I put aside here the criticisms of cronyism in the appointment of political friends. This is hardly an innovation in Greek politics and could be addressed by separate reforms

In any event, the success of the government in submitting a “National Recovery and Resilience Plan, Greece 2.0,” which was much praised by the EU Commission and secured over €30 billion in funding for 2021-26, can be attributed, in part, to the institutional changes made within government. We might say the same for Greece’s early Covid response. Coordination across ministries and central direction had been made more effective.

These gains to good governance ought to be seen separately from the controversies concerning phone tapping. They produce independent benefits in terms of the delivery of government policies. They represent a switch from a Trabant to a VW, possibly even an Audi, and any new driver should appreciate the contrast. Whatever the chosen direction, the car will get you there quicker.

The culpability of the PM in the phone-tapping scandal will continue to be fought over. With the 2019 Law, Mitsotakis had made himself as PM responsible for the National Intelligence Service (EYP). He then gave de facto oversight of EYP to Grigoris Dimitriadis. Mitsotakis denies knowledge of the phone tappings of PASOK leader Nikos Androulakis and others. A British PM is required to be one of three signatories before an MP’s phone can be tapped. The other two are the relevant minister and a specially appointed judge. After a slow response, the Mitsotakis government has proposed that, in future, two judges and the speaker of Parliament would be needed to authorize phone tapping, taking the matter away from Maximos Mansion. Establishing accountability and safeguarding individual rights has proven a challenge for governments across Europe and there are legitimate concerns as to what happened in Greece and the changes being proposed.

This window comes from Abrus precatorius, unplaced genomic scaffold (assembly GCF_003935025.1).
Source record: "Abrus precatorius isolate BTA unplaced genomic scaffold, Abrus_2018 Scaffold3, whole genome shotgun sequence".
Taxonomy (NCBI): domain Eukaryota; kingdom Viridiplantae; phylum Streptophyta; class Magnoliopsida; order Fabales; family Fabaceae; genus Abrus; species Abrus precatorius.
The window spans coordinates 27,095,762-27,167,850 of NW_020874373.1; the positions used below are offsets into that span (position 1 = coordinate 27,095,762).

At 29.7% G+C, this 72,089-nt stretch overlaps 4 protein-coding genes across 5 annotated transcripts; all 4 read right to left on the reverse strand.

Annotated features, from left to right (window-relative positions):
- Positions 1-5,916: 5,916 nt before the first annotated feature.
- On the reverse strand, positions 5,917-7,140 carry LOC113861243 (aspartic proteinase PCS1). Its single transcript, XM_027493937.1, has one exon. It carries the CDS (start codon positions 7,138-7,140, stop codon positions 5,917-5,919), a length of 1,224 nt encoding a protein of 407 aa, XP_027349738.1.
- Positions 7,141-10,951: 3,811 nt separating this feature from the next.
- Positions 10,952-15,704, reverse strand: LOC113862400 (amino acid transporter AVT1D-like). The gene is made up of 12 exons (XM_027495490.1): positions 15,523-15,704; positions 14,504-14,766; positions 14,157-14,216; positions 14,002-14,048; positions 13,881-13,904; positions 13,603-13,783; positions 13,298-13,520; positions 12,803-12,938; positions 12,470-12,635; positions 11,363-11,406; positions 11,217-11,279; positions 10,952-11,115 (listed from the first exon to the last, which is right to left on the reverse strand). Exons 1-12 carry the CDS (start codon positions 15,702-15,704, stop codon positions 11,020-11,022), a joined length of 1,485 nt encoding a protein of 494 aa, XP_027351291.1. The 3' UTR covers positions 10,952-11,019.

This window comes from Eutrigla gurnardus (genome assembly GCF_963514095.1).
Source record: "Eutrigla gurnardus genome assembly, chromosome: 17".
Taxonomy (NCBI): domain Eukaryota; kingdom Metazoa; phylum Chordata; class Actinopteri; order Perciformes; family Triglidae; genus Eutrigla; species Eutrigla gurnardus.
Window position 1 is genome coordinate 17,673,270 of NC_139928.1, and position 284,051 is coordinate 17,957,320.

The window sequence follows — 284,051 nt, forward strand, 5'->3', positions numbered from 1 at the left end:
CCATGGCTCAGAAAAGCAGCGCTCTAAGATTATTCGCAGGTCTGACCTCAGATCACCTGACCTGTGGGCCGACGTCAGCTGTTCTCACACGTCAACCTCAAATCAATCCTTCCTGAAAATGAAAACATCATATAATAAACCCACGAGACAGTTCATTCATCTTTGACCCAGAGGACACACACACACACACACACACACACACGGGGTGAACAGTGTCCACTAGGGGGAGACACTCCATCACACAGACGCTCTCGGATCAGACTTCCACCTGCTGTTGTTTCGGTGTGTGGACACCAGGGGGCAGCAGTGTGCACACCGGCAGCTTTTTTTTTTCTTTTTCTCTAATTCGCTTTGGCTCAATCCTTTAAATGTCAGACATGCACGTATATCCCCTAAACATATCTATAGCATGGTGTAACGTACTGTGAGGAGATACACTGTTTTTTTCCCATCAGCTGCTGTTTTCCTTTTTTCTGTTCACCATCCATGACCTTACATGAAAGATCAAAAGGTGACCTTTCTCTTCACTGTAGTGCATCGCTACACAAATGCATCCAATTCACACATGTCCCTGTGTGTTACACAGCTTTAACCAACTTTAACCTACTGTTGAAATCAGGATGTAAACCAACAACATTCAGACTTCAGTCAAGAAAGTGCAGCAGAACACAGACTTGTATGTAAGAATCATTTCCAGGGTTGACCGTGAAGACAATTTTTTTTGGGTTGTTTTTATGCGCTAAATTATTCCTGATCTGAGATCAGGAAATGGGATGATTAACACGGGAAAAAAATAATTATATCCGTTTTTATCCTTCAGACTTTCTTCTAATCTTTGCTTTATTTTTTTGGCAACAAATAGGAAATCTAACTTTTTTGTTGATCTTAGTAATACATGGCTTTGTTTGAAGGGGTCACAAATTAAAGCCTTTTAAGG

Yet, the phone-tapping scandal was not produced by the reforms of 2019-20 and the institutional support given to the PM. Shady phone-tapping scandals occurred in the 1970s, 80s and 90s when the office around the PM was very different. Nor would a reversal to greater decentralization across government simply facilitate greater accountability for government actions. Indeed, accountability is easier with centralization: In principle, it is more difficult for those in the spotlight to blame others and hide across the archipelago of government. The 2019-20 institutional changes around the PM should not, then, be seen as “Mitsotakian,” but of generic benefit. That is not to say that refinements are not needed, but the changes should not be dismissed on the erroneous claim that the phone tappings prove they were misconceived.

Professor Kevin Featherstone is director of the Hellenic Observatory at the London School of Economics.

Subscribe to our Newsletters

Enter your information below to receive our weekly newsletters with the latest insights, opinion pieces and current events straight to your inbox.

By signing up you are agreeing to our Terms of Service and Privacy Policy.